Indonesia earthquake: Search underway as magnitude-5.6 earthquake leaves over 200 dead in West Java

Jakarta, Indonesia

Rescuers were digging through the rubble to find survivors of a powerful earthquake that toppled homes and buildings and killed at least 268 people in a heavily populated area of ​​Indonesia’s West Java province on Tuesday.

The country’s National Agency for Natural Disaster Management (BNPB) said that 151 more people were missing and more than 1,000 people were injured.

According to the United States Geological Survey (USGS), the 5.6-magnitude earthquake struck at a depth of 10 kilometers in the Cianjur region of West Java on Monday at 1:21 p.m. local time, causing buildings to collapse during school classes. they continued.

The extent of the death and destruction caused by the earthquake became increasingly clear on Tuesday after officials reported discrepancies in the death toll reported earlier.

BNPB Major General Suharyanto said on Tuesday that more than 22,000 houses were destroyed and more than 58,000 people were displaced.

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A villager looks at damaged houses in Cianjur on November 22, 2022.

The photos showed buildings turned into ruins, bricks and broken metal scraps scattered on the streets.

West Java Governor Ridwan Kamil told reporters on Monday that most of the dead were children. “There have been many incidents in several Islamic schools.”

Villagers rescue items from damaged houses after the 5.6 magnitude earthquake in Cianjur on November 22, 2022.

The strong tremors forced children to flee their classrooms, according to the aid group Save the Children, which said more than 50 schools were affected.

Mia Saharosa, a teacher at one of the affected schools, said the earthquake was “a shock to all of us,” according to the group.

“We all gathered in the field, the children were terrified and crying, worried about their families at home,” Saharosa said. “We hug each other, get stronger and keep praying.”

Employees of Cianjur municipality evacuate an injured colleague after the earthquake.

Herman Suherman, a government official in Cianjur, told media that some residents were trapped under the rubble of collapsed buildings. Metro TV news channel showed hundreds of victims being treated in the hospital parking lot.

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Television footage showed residents gathering outside buildings that were almost completely destroyed, Reuters reported.

Indonesian President Joko Widodo, who visited the quake-hit areas on Tuesday, said the government would pay compensation of up to about $3,200 each to the owners of badly damaged houses.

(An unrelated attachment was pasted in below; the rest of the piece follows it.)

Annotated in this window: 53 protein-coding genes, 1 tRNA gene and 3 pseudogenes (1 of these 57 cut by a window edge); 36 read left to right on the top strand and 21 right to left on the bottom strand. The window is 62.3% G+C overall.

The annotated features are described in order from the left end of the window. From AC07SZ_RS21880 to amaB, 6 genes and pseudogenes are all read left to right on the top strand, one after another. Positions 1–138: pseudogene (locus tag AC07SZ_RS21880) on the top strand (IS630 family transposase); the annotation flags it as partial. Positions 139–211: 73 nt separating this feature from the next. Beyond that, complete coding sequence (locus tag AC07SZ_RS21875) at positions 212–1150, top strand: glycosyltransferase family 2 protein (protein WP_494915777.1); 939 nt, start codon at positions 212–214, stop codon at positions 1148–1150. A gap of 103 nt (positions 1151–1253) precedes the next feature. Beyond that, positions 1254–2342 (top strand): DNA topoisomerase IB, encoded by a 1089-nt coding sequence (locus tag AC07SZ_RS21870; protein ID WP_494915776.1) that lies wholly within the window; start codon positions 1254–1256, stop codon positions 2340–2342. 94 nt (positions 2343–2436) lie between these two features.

Jokowi added that houses should be rebuilt as earthquake-resistant buildings.

One resident, identified only as Muchlis, said he felt a “huge jolt” and that the walls and ceiling of his office were damaged.

“I was very shocked. I was worried that there will be another earthquake,” he told Metro TV.

Workers inspect an earthquake-damaged school in Cianjur, West Java.

Indonesia’s Meteorological Bureau BMKG warned of the danger of landslides, especially during heavy rains, as 25 aftershocks were recorded in the first two hours after the earthquake.

Rescuers could not immediately reach some of those trapped, he said, adding that the situation remained chaotic.

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In addition to constructing tents and shelters for the victims, the government authorities are meeting their basic needs.

Meanwhile, US Defense Secretary Lloyd Austin offered his “deepest condolences” after the loss of life while addressing an ASEAN multilateral meeting in Cambodia on Tuesday.

Cianjur school building collapsed after the earthquake.

Indonesia sits on the Ring of Fire, a band around the Pacific Ocean that causes frequent earthquakes and volcanic activity. One of the most seismically active zones on the planet stretches from Japan and Indonesia on one side of the Pacific Ocean to California and South America on the other.

In 2004, a magnitude 9.1 earthquake off the northern Indonesian island of Sumatra triggered a tsunami that struck 14 countries and killed 226,000 people along the Indian Ocean coast, more than half of them in Indonesia.


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